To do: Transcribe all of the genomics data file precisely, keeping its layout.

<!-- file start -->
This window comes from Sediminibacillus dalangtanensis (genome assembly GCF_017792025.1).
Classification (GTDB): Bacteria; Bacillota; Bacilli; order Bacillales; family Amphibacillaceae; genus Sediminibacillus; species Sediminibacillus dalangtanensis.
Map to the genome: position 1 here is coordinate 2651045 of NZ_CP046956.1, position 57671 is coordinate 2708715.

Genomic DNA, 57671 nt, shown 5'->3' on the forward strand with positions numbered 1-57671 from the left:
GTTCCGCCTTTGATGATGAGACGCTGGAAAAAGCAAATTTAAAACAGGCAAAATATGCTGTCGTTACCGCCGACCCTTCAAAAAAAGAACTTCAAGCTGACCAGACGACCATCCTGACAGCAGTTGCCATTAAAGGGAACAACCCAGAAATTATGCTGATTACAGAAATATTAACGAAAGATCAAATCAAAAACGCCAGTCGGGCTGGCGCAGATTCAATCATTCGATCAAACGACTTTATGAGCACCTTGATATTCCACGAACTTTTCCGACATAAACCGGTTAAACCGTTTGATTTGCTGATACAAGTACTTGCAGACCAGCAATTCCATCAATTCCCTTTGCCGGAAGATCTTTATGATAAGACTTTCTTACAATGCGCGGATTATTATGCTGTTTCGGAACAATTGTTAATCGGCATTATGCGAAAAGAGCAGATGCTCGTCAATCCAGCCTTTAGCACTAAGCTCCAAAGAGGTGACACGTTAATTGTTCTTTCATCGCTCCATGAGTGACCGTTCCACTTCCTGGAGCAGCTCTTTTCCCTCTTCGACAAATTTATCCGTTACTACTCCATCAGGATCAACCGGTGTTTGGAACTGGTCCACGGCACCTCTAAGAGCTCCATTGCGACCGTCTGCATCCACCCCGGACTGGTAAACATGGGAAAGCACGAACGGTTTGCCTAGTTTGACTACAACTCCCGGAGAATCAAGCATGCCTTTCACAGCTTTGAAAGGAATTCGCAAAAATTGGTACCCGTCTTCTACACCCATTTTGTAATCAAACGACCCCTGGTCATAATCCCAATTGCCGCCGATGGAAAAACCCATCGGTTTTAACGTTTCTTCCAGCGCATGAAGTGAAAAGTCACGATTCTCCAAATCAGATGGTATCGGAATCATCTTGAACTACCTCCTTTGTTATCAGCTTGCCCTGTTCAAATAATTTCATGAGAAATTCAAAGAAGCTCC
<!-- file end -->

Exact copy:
This window comes from Sediminibacillus dalangtanensis (genome assembly GCF_017792025.1).
Classification (GTDB): Bacteria; Bacillota; Bacilli; order Bacillales; family Amphibacillaceae; genus Sediminibacillus; species Sediminibacillus dalangtanensis.
Map to the genome: position 1 here is coordinate 2651045 of NZ_CP046956.1, position 57671 is coordinate 2708715.

Genomic DNA, 57671 nt, shown 5'->3' on the forward strand with positions numbered 1-57671 from the left:
GTTCCGCCTTTGATGATGAGACGCTGGAAAAAGCAAATTTAAAACAGGCAAAATATGCTGTCGTTACCGCCGACCCTTCAAAAAAAGAACTTCAAGCTGACCAGACGACCATCCTGACAGCAGTTGCCATTAAAGGGAACAACCCAGAAATTATGCTGATTACAGAAATATTAACGAAAGATCAAATCAAAAACGCCAGTCGGGCTGGCGCAGATTCAATCATTCGATCAAACGACTTTATGAGCACCTTGATATTCCACGAACTTTTCCGACATAAACCGGTTAAACCGTTTGATTTGCTGATACAAGTACTTGCAGACCAGCAATTCCATCAATTCCCTTTGCCGGAAGATCTTTATGATAAGACTTTCTTACAATGCGCGGATTATTATGCTGTTTCGGAACAATTGTTAATCGGCATTATGCGAAAAGAGCAGATGCTCGTCAATCCAGCCTTTAGCACTAAGCTCCAAAGAGGTGACACGTTAATTGTTCTTTCATCGCTCCATGAGTGACCGTTCCACTTCCTGGAGCAGCTCTTTTCCCTCTTCGACAAATTTATCCGTTACTACTCCATCAGGATCAACCGGTGTTTGGAACTGGTCCACGGCACCTCTAAGAGCTCCATTGCGACCGTCTGCATCCACCCCGGACTGGTAAACATGGGAAAGCACGAACGGTTTGCCTAGTTTGACTACAACTCCCGGAGAATCAAGCATGCCTTTCACAGCTTTGAAAGGAATTCGCAAAAATTGGTACCCGTCTTCTACACCCATTTTGTAATCAAACGACCCCTGGTCATAATCCCAATTGCCGCCGATGGAAAAACCCATCGGTTTTAACGTTTCTTCCAGCGCATGAAGTGAAAAGTCACGATTCTCCAAATCAGATGGTATCGGAATCATCTTGAACTACCTCCTTTGTTATCAGCTTGCCCTGTTCAAATAATTTCATGAGAAATTCAAAGAAGCTCC